Exploitation of women and children
In recent years more and more people have become concerned that surrogacy is exploitative of both women and children. Surrogate mothers are treated as containers for unborn children only then to be asked to step aside completely. Internationally there is concern that less economically privileged women can be vulnerable to being lured into carrying children for more well-off individuals. This is particularly the case if the women are from developing countries whilst the intended parents are from wealthy western countries.
Surrogacy in the UK is open to same-sex couples and can be used by male same-sex couples. In such cases as they obviously cannot produce eggs for fertilisation, potentially two women are being used, one for donating eggs and the other as a surrogate. It is therefore deeply ironic that a child born of such an arrangement would be brought up without either a biological or legal mother. This fundamentally goes against the child’s right to know and be brought up by his or her parents, as set out in the UN Convention on the Rights of the Child.
Some of the most difficult problems with surrogacy are the psychological effects on the children. Babies naturally become attached to their mothers in the womb. There is no obvious reason why once born, the baby’s sense of attachment would be transferred from the surrogate mother who gave birth to the intended mother who donated the eggs.
The commercialisation of surrogacy would effectively usher in a regime allowing the buying and selling of gametes, and therefore of children. What this amounts to is the human trafficking of children.
Law Commission pushing commercial surrogacy in the UK
The Law Commission’s consultation received some media attention when it was published last June, but since then there has been a concerning lack of media coverage on the issue. Whilst the Commission is technically independent of the government it is in reality very close to it. Thus there are many questions to ask as to in whose interests this change is being proposed, and who is behind it all. Sir James Munby, former President of the Family Division of the High Court has argued that consideration should be given on whether the legal ban on the commercialisation of surrogacy should end. On the constitutional level this begs the question as to whether judges should be engaged in activism to change the law on matters of public policy, given that we already elect politicians to sit as legislators.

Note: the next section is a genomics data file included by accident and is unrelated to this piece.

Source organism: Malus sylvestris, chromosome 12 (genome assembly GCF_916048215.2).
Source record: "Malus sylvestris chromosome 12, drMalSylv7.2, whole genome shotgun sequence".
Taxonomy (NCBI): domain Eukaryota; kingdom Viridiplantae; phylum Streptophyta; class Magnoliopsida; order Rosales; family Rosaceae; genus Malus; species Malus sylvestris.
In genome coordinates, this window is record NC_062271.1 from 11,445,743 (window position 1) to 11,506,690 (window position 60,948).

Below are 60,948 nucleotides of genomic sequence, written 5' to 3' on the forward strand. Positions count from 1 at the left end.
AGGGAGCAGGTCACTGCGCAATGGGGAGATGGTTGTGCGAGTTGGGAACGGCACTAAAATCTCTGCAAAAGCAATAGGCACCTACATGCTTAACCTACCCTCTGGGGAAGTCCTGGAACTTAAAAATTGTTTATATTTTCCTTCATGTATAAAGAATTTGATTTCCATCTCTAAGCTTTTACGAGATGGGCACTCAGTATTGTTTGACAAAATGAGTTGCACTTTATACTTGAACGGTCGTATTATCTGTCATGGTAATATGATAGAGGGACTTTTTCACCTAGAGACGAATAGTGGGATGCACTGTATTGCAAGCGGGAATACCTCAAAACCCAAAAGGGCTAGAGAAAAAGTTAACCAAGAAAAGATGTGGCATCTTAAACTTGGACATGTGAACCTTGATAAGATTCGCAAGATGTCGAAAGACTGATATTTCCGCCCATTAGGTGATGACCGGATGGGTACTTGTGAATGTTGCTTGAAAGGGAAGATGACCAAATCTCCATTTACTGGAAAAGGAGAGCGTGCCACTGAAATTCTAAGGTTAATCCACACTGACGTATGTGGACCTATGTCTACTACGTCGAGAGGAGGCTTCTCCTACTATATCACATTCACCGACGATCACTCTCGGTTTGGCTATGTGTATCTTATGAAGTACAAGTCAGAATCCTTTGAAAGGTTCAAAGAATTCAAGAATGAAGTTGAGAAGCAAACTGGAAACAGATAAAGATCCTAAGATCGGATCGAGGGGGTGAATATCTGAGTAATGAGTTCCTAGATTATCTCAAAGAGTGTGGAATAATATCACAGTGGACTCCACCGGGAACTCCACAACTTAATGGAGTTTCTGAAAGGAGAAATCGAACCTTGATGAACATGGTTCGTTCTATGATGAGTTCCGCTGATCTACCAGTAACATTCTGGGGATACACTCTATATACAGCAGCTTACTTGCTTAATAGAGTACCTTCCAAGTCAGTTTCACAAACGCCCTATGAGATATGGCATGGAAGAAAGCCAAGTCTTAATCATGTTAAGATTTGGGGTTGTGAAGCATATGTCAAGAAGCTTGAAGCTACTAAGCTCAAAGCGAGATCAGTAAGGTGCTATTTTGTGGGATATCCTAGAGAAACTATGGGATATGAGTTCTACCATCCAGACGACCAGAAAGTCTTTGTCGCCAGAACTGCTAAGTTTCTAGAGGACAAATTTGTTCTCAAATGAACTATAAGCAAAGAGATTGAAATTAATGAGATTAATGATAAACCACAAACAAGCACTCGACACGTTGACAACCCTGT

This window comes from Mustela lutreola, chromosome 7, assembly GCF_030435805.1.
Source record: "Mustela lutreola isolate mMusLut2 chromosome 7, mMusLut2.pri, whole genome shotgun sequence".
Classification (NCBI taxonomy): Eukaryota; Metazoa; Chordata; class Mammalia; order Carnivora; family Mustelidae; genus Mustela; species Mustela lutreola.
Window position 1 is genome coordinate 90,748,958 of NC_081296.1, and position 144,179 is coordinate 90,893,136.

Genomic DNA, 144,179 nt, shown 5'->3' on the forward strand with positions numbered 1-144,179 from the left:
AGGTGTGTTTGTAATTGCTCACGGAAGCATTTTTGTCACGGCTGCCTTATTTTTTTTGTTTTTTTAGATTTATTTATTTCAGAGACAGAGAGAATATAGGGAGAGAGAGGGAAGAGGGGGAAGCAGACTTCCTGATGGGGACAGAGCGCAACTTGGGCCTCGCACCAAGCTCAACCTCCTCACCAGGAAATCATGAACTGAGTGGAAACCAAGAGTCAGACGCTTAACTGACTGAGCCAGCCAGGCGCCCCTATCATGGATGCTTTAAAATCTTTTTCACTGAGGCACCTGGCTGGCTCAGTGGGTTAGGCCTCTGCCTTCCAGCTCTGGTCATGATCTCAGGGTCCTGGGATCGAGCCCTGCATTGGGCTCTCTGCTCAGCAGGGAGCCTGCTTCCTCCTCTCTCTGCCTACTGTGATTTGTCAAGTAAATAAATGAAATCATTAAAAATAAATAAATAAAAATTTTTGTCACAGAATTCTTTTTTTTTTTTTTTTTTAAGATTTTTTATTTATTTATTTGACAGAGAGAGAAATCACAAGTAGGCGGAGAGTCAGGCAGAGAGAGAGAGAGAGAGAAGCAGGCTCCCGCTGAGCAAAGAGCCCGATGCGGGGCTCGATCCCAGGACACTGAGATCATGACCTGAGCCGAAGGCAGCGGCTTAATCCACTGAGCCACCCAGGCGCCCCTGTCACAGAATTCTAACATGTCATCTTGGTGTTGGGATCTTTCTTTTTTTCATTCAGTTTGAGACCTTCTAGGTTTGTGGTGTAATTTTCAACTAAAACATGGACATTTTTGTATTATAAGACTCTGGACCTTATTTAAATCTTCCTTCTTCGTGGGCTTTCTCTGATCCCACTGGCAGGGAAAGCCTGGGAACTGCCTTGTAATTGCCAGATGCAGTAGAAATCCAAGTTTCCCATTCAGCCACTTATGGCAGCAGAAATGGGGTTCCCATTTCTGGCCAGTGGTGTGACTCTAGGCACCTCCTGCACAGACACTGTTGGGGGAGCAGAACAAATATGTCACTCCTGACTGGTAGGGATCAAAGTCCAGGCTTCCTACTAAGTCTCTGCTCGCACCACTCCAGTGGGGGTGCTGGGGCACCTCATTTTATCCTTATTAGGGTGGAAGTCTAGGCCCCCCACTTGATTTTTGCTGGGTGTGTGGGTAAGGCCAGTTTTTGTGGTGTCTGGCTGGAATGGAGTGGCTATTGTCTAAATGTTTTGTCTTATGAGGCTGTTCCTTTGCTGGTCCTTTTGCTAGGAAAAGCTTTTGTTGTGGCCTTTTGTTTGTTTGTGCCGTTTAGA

Interestingly a survey conducted by Kent Law School in 2018 found that most surrogates in the UK support the status quo and oppose the proposed commercialisation of surrogacy. This begs the question as to in whose interest is this consultation being held.
You can see some important criticisms of the whole idea being made by Philippa Taylor from the Christian Medical Fellowship, the Anscombe Centre for Bioethics, and Nordic Model Now, which campaigns against the exploitation of women’s bodies including especially through prostitution.
Surrogacy is banned in most European countries
The temptation with ‘progressive’ causes such as making surrogacy more available is to assume that everybody else is supporting them, therefore so should we. This mentality can apply across countries. However in fact surrogacy is banned in most European countries: France, Spain, Italy, Switzerland, Germany, Denmark, Norway, Sweden, Finland, Austria, Poland, Slovakia, Estonia, Latvia, Lithuania, Hungary, Croatia, Slovenia, Romania and Bulgaria.
Within the last few weeks there have been massive protests in Paris over the proposal to pass a law to legalise surrogacy as well as IVF for single women and lesbians. In addition it is a practice that has been severely criticised even in the international institutions that are often found to be promoting progressive and individualistic policies on family life. In 2016 the Committee on Health, Social Affairs and Sustainable Development of the Council of Europe rejected a report calling for the legalization of surrogacy across all of Europe.
In light of these realities there is no case for saying that the UK must permit the commercialisation of surrogacy. We believe that there are so many serious problems with surrogacy, which we have outlined above, that the UK should follow other European countries and ban surrogacy altogether.